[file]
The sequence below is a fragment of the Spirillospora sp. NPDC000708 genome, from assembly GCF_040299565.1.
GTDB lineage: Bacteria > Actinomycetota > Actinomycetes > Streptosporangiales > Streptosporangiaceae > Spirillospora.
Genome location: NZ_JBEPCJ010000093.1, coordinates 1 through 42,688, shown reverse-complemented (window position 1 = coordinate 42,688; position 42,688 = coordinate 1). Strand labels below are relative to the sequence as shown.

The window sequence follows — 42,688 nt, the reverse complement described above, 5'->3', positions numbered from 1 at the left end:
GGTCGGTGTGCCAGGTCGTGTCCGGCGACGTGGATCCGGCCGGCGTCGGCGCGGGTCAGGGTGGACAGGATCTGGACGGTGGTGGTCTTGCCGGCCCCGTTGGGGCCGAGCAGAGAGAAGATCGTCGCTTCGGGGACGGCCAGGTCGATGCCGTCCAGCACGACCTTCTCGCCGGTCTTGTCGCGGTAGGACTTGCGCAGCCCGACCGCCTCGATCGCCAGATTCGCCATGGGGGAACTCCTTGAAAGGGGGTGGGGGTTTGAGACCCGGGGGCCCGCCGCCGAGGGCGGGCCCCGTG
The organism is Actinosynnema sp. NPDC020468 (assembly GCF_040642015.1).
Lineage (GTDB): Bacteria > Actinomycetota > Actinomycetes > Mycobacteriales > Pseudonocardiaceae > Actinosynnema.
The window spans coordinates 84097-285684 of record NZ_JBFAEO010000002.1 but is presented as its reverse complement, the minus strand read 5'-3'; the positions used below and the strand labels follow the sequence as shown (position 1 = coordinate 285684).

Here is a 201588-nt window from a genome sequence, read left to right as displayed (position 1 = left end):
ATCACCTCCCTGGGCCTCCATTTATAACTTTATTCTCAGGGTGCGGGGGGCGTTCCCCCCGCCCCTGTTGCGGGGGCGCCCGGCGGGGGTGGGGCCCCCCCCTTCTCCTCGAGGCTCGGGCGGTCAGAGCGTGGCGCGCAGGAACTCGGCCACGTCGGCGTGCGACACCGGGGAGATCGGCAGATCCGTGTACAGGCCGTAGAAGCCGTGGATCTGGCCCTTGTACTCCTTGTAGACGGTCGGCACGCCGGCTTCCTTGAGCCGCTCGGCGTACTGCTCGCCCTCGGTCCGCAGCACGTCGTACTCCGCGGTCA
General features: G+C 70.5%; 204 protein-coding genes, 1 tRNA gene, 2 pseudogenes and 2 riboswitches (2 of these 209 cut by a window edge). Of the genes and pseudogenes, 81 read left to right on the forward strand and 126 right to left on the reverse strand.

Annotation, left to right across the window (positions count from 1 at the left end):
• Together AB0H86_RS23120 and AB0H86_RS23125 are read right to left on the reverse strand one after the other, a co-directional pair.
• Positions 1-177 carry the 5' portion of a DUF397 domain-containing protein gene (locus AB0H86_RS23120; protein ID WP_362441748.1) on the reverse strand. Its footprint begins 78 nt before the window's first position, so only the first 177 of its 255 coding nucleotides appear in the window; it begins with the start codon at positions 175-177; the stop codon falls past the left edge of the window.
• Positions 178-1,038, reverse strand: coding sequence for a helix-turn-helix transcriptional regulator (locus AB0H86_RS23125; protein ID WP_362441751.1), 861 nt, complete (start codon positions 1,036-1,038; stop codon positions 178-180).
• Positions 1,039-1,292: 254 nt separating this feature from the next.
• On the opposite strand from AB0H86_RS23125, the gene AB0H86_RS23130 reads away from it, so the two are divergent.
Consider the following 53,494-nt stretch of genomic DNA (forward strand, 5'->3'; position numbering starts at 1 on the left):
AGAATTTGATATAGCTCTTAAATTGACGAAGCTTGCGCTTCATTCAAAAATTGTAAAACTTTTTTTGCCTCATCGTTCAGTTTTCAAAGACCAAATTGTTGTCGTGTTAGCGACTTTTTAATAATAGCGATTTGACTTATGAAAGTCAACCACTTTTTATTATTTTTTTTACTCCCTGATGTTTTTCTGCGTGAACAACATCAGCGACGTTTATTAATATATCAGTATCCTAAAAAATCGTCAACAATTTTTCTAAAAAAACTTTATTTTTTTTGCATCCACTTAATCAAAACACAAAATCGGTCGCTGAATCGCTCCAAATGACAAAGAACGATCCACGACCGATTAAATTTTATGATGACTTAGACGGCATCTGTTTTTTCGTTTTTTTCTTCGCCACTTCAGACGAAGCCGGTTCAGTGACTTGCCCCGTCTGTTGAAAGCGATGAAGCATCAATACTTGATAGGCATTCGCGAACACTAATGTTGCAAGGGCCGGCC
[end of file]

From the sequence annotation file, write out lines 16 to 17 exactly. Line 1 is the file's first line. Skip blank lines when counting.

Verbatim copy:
• Positions 1,039-1,292: 254 nt separating this feature from the next.
• On the opposite strand from AB0H86_RS23125, the gene AB0H86_RS23130 reads away from it, so the two are divergent.